I was pretty sure that the last thing I needed was the attention of George IV, the extravagant, unpopular lush. But I bit my tongue and smiled politely.
“Lily, how did Cutter beat you? You led the entire race,” the reporter asked. She was a round woman wearing a very thick black lace collar that looked like it was choking her. Her heavy purple walking dress looked hot under the late afternoon summer sun, and the brim of her black satin cap barely shaded her nose. I noticed, however, that she had a small clockwork fan pin attached to her chest. The fan wagged cool air toward her face.
I pulled off my cap, mopped my forehead, and thought about the question. “Luck,” I replied.
“Lily, that was some move around Tinkers’ Tower. How did you learn to do that?” another reporter asked.
“My father,” I lied.
“Make way, make way,” one of the race officials called, ushering a Marshall forward.
The Marshall looked like someone who lingered an hour too long at supper. The gold buttons on his satin, marigold colored vest would take an eye out if they popped. His overly tall top hat was adorned with a ring of flowers that matched his striking orange colored dress coat.
“Miss Stargazer, congratulations,” he said, shaking my hand. “The Spanish airship is coming in now. Will you please join Mr. Cutter at the winners’ podium?” he asked politely as he guided me forward by the hand.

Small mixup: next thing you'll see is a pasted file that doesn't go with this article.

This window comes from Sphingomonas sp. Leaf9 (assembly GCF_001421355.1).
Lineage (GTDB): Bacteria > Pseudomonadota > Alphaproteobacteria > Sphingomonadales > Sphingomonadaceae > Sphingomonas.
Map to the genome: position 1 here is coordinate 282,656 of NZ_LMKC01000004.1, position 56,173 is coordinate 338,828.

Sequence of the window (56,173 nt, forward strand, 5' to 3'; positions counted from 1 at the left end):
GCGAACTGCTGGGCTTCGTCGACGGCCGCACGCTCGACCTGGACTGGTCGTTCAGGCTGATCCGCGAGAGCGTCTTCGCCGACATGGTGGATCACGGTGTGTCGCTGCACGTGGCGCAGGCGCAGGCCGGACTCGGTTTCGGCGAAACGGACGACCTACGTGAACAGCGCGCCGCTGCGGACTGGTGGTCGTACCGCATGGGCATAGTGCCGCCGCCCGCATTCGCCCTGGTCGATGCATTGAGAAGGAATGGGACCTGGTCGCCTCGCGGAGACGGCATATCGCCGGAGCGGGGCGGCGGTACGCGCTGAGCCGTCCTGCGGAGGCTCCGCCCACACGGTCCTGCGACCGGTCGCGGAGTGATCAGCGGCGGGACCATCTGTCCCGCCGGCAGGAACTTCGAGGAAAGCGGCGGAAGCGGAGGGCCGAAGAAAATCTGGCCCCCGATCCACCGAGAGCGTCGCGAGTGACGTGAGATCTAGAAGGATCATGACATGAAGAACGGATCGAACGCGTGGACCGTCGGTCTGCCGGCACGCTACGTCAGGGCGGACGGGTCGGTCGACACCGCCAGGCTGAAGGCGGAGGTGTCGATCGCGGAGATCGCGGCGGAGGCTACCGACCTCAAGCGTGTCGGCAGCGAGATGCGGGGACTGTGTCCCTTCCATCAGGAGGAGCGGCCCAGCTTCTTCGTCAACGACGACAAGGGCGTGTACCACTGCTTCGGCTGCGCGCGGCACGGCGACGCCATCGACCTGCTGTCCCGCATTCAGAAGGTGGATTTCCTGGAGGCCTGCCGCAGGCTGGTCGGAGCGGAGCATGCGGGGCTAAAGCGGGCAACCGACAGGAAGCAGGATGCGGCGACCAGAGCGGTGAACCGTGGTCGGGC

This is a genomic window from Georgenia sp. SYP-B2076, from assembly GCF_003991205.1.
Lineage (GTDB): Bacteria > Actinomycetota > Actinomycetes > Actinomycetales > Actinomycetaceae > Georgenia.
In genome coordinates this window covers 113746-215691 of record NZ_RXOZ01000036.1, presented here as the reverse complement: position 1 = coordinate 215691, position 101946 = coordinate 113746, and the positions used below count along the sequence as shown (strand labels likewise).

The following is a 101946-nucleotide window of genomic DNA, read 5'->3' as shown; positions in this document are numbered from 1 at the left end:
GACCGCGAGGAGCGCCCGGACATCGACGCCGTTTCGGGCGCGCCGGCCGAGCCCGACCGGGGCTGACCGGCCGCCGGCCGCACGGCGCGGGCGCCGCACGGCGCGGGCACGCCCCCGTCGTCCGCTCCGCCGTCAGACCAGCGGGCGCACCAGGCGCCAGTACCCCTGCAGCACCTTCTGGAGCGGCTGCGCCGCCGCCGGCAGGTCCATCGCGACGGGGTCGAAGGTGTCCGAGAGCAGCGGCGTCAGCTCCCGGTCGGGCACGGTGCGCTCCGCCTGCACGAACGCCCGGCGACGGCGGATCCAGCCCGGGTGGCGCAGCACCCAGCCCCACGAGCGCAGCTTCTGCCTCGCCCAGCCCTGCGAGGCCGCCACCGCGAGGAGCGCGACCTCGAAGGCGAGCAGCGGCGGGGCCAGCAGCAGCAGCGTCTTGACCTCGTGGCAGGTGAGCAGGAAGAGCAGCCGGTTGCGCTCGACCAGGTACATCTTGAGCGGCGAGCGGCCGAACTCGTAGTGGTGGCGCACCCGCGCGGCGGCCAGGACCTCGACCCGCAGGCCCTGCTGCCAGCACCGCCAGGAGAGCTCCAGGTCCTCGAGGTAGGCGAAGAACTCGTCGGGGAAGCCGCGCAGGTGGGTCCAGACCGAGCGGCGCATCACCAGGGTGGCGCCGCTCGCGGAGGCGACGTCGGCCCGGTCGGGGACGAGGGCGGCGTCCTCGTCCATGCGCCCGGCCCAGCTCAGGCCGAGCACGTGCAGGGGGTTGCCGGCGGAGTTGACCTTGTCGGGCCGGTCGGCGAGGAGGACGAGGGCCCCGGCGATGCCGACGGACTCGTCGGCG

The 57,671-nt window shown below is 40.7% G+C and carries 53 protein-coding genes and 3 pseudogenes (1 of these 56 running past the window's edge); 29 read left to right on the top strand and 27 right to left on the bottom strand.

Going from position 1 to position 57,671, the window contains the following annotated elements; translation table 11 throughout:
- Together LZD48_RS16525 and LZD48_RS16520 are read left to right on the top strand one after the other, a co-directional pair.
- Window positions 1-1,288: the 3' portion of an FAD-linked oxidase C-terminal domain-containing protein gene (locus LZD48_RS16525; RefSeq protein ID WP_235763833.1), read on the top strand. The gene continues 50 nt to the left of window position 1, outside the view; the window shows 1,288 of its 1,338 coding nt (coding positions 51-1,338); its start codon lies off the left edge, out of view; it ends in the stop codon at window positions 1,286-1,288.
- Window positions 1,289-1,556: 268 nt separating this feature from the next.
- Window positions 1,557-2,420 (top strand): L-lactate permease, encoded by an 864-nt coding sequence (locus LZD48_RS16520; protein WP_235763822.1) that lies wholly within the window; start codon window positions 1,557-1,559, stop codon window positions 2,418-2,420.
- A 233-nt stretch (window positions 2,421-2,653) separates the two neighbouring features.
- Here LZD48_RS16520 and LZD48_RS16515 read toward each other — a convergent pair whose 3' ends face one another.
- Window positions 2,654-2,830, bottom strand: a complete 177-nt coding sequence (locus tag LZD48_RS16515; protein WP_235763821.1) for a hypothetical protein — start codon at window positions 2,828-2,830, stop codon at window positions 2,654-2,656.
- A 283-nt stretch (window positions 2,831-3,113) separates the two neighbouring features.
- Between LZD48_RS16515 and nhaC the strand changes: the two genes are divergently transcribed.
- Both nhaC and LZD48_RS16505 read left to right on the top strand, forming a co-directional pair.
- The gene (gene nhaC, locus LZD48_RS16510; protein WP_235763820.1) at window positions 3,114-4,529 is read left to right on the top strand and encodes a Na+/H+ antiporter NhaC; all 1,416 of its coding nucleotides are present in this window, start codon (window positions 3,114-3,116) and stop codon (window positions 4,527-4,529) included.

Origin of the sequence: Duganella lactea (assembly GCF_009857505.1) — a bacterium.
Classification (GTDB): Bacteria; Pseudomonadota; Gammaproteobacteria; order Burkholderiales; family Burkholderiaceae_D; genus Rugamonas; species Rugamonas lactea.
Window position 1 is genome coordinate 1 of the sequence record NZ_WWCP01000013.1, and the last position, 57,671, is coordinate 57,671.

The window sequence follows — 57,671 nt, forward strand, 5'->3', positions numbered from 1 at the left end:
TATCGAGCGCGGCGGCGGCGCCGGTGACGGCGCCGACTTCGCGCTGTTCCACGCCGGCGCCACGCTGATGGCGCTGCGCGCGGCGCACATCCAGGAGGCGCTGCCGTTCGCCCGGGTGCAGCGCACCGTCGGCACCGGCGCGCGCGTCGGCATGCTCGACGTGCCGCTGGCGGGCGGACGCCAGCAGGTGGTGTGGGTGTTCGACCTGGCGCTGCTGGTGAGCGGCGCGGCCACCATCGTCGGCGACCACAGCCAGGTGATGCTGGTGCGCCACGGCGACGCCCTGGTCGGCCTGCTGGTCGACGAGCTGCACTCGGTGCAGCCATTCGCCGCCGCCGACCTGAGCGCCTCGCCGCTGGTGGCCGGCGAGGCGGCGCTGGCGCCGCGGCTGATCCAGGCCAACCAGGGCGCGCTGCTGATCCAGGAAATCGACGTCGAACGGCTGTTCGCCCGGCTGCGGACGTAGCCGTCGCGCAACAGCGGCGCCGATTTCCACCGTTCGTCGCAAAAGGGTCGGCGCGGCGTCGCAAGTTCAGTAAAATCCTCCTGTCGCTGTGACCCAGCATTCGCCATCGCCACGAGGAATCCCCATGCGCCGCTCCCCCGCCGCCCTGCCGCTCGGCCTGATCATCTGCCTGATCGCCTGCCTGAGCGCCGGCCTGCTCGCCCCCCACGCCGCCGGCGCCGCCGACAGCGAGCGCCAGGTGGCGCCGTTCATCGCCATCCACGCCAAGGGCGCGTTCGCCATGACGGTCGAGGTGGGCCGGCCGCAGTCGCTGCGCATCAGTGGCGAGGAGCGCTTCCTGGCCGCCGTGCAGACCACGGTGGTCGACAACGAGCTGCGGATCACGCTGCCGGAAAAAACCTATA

From below there was a commotion. A man dressed in an unusual costume rushed up the stairs. The London constables, a full squadron of the Bow Street Runners, chased him. When he got to the loading platform, the man pushed through a crowd of well-dressed ladies and gentlemen, many of whom were gentry. It was then I could see he was dressed as a harlequin. He wore the traditional red and black checked outfit and a black mask. He scanned the towers until he caught sight of me. He jumped, landing on the tower railing, and ran toward me. A woman in the crowd screamed. Moments later the constables appeared on the platform. The race Marshalls pointed toward the harlequin who was making a beeline for me.
I let go of the Marshall’s hand and stepped back toward the ship.
“Lily,” Jessup warned, moving protectively toward me.
Angus reached over the deck of the Stargazer and grabbed a very large wrench.
Was it an assassin? Christ, would someone murder me for winning second place? I turned and ran toward the Stargazer. A moment later, the harlequin flipped from the rail, grabbed one of the Stargazer’s ropes, and swinging over the others, landed on the platform directly in front of me. Any second now, I would be dead.
He panted and muttered “Lily?” from behind the mask.
“Stop that man! Stop him!” a constable yelled.
“Get out of my way!” Angus roared at the crowd that had thronged in between us.
The masked man grabbed me, tugged on the front of my trousers, and leaned into my ear. The long nose of the mask tickled the side of my face. “Go to Venice,” he whispered as he stuffed something down the front of my pants.
“We got you now,” a constable said, grabbing him, raising his club.
The man shook him off, took two steps backward, and with a jump, leapt off the tower.